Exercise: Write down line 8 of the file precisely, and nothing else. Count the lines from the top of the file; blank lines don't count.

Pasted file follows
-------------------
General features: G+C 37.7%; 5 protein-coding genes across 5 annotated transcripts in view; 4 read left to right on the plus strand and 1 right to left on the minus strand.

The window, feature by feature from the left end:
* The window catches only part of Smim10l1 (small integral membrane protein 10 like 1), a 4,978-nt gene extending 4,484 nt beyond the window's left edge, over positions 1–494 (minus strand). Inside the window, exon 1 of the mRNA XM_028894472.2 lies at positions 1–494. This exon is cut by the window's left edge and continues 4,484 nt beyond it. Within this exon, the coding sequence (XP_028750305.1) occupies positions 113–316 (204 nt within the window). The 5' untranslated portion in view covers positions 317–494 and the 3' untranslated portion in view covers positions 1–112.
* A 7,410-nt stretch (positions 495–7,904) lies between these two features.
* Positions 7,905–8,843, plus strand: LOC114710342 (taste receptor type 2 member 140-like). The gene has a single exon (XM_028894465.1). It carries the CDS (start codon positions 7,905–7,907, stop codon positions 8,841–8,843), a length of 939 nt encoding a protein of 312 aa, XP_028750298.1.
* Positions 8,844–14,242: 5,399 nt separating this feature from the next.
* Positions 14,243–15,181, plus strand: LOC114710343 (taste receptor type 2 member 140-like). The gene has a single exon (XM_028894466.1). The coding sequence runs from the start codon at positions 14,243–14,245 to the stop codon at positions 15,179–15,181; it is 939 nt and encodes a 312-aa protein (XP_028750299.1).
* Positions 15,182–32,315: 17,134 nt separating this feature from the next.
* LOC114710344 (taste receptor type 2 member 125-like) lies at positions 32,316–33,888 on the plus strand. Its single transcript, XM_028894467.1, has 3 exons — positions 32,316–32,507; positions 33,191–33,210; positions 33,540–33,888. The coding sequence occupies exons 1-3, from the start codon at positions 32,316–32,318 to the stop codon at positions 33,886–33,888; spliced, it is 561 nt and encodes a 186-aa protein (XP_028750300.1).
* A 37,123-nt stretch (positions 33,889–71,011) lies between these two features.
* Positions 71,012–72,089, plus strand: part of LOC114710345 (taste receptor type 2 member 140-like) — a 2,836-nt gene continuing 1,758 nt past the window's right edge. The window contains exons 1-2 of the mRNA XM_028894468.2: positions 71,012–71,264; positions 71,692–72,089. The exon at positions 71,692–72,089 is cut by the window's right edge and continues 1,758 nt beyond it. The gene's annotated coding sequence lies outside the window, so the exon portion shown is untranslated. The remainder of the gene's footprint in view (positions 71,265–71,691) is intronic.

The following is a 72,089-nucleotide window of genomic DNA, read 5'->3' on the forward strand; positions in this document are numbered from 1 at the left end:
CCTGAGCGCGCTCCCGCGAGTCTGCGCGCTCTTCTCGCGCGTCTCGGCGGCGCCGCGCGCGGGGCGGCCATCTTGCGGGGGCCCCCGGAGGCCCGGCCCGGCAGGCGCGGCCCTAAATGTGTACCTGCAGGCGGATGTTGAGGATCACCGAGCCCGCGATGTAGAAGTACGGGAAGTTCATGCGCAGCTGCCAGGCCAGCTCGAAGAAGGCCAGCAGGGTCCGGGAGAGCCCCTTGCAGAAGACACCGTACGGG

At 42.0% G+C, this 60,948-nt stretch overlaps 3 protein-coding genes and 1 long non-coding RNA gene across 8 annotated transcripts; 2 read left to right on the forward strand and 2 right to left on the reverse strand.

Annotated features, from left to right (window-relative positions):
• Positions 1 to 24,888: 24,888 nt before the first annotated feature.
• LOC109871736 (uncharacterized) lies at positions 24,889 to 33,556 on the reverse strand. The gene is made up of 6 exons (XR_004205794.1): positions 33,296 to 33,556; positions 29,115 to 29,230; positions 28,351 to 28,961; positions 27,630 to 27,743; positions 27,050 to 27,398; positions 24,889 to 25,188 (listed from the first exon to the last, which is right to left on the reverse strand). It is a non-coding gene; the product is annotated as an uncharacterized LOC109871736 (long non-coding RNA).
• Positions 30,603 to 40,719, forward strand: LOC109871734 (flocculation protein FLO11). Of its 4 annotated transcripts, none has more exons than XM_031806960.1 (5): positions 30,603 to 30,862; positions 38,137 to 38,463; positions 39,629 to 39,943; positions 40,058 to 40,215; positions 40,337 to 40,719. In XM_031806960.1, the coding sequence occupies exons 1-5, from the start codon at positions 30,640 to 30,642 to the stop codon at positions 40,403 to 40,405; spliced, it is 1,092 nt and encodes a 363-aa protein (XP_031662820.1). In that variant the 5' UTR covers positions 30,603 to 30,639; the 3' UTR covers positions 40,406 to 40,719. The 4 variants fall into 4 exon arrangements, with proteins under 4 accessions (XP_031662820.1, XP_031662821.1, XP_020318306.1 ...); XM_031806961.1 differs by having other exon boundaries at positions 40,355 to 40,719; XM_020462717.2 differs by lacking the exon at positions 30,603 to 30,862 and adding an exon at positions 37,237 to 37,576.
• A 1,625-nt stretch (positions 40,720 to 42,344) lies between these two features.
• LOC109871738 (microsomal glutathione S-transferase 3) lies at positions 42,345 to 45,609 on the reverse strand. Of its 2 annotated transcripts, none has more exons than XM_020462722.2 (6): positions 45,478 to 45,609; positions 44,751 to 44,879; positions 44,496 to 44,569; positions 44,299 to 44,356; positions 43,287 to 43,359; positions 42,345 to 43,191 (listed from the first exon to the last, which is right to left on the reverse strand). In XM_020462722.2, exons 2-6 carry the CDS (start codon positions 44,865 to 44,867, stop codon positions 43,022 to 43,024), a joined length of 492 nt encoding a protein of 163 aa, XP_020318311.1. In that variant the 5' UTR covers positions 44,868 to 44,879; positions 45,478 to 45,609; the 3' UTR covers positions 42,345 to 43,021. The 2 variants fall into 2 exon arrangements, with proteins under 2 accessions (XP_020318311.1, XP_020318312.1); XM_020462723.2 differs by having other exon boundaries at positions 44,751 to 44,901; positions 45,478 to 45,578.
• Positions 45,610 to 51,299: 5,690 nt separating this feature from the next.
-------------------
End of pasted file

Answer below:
* Positions 15,182–32,315: 17,134 nt separating this feature from the next.